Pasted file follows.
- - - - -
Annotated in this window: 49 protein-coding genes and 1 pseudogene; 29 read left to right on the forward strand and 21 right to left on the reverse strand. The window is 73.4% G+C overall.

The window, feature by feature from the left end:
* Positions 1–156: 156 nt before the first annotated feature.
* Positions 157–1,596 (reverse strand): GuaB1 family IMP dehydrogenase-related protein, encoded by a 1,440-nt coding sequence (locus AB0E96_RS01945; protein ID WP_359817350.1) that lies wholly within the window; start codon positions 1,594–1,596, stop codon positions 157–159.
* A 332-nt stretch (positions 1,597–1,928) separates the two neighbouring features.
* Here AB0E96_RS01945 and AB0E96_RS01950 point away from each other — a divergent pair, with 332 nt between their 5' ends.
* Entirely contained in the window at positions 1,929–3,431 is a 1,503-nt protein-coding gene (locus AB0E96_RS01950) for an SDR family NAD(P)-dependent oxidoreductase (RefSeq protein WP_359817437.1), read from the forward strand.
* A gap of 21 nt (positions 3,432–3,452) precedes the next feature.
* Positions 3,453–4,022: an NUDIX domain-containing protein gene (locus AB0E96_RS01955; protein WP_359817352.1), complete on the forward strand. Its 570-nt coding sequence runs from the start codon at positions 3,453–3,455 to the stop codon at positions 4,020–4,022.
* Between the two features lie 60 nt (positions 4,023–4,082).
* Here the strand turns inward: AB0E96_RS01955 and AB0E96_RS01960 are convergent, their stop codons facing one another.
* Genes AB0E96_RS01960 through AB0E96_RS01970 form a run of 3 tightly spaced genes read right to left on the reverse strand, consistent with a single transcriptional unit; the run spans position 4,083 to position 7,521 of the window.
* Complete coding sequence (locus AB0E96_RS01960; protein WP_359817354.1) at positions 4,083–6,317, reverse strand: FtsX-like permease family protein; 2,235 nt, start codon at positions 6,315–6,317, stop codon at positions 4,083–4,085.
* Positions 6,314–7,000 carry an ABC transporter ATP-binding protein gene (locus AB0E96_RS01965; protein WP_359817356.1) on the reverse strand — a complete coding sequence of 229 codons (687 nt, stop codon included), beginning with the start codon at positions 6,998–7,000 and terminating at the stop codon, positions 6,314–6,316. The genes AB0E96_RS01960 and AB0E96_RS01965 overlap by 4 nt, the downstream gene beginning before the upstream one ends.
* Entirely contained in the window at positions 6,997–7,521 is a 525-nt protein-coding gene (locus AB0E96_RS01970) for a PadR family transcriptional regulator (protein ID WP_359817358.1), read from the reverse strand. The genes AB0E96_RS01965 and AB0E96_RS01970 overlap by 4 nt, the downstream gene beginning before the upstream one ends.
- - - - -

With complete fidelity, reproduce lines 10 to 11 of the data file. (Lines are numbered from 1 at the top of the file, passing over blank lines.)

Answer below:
* Between the two features lie 60 nt (positions 4,023–4,082).
* Here the strand turns inward: AB0E96_RS01955 and AB0E96_RS01960 are convergent, their stop codons facing one another.